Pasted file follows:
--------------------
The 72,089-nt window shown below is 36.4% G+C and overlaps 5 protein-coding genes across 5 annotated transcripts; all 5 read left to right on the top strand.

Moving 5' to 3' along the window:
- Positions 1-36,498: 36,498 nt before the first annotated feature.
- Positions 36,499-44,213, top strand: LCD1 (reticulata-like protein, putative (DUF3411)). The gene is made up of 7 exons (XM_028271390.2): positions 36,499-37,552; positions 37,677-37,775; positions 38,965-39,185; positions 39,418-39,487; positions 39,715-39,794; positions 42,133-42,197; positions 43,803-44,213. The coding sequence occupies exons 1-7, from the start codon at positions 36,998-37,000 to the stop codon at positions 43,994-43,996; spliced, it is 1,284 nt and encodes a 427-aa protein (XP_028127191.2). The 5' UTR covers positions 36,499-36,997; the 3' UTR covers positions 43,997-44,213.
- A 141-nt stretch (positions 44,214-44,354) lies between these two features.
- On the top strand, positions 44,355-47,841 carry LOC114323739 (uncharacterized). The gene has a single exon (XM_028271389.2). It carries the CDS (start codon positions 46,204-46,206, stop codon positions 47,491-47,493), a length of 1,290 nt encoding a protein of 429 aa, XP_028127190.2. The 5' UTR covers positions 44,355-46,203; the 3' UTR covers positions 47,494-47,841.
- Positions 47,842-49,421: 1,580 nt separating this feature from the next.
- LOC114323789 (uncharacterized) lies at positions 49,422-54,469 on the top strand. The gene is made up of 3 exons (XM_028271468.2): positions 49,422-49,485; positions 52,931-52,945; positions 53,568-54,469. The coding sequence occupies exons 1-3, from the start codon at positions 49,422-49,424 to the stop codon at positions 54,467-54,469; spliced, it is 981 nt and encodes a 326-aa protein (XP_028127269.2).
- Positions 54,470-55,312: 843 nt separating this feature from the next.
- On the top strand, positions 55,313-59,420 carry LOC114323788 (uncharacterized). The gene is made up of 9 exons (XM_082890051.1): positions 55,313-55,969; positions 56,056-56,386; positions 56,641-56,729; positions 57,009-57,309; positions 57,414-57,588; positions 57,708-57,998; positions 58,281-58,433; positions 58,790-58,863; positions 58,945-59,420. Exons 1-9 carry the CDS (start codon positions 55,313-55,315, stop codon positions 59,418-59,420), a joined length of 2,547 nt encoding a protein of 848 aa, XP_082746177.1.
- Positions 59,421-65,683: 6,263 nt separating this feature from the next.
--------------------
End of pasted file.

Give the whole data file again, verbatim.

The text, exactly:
The 72,089-nt window shown below is 36.4% G+C and overlaps 5 protein-coding genes across 5 annotated transcripts; all 5 read left to right on the top strand.

Moving 5' to 3' along the window:
- Positions 1-36,498: 36,498 nt before the first annotated feature.
- Positions 36,499-44,213, top strand: LCD1 (reticulata-like protein, putative (DUF3411)). The gene is made up of 7 exons (XM_028271390.2): positions 36,499-37,552; positions 37,677-37,775; positions 38,965-39,185; positions 39,418-39,487; positions 39,715-39,794; positions 42,133-42,197; positions 43,803-44,213. The coding sequence occupies exons 1-7, from the start codon at positions 36,998-37,000 to the stop codon at positions 43,994-43,996; spliced, it is 1,284 nt and encodes a 427-aa protein (XP_028127191.2). The 5' UTR covers positions 36,499-36,997; the 3' UTR covers positions 43,997-44,213.
- A 141-nt stretch (positions 44,214-44,354) lies between these two features.
- On the top strand, positions 44,355-47,841 carry LOC114323739 (uncharacterized). The gene has a single exon (XM_028271389.2). It carries the CDS (start codon positions 46,204-46,206, stop codon positions 47,491-47,493), a length of 1,290 nt encoding a protein of 429 aa, XP_028127190.2. The 5' UTR covers positions 44,355-46,203; the 3' UTR covers positions 47,494-47,841.
- Positions 47,842-49,421: 1,580 nt separating this feature from the next.
- LOC114323789 (uncharacterized) lies at positions 49,422-54,469 on the top strand. The gene is made up of 3 exons (XM_028271468.2): positions 49,422-49,485; positions 52,931-52,945; positions 53,568-54,469. The coding sequence occupies exons 1-3, from the start codon at positions 49,422-49,424 to the stop codon at positions 54,467-54,469; spliced, it is 981 nt and encodes a 326-aa protein (XP_028127269.2).
- Positions 54,470-55,312: 843 nt separating this feature from the next.
- On the top strand, positions 55,313-59,420 carry LOC114323788 (uncharacterized). The gene is made up of 9 exons (XM_082890051.1): positions 55,313-55,969; positions 56,056-56,386; positions 56,641-56,729; positions 57,009-57,309; positions 57,414-57,588; positions 57,708-57,998; positions 58,281-58,433; positions 58,790-58,863; positions 58,945-59,420. Exons 1-9 carry the CDS (start codon positions 55,313-55,315, stop codon positions 59,418-59,420), a joined length of 2,547 nt encoding a protein of 848 aa, XP_082746177.1.
- Positions 59,421-65,683: 6,263 nt separating this feature from the next.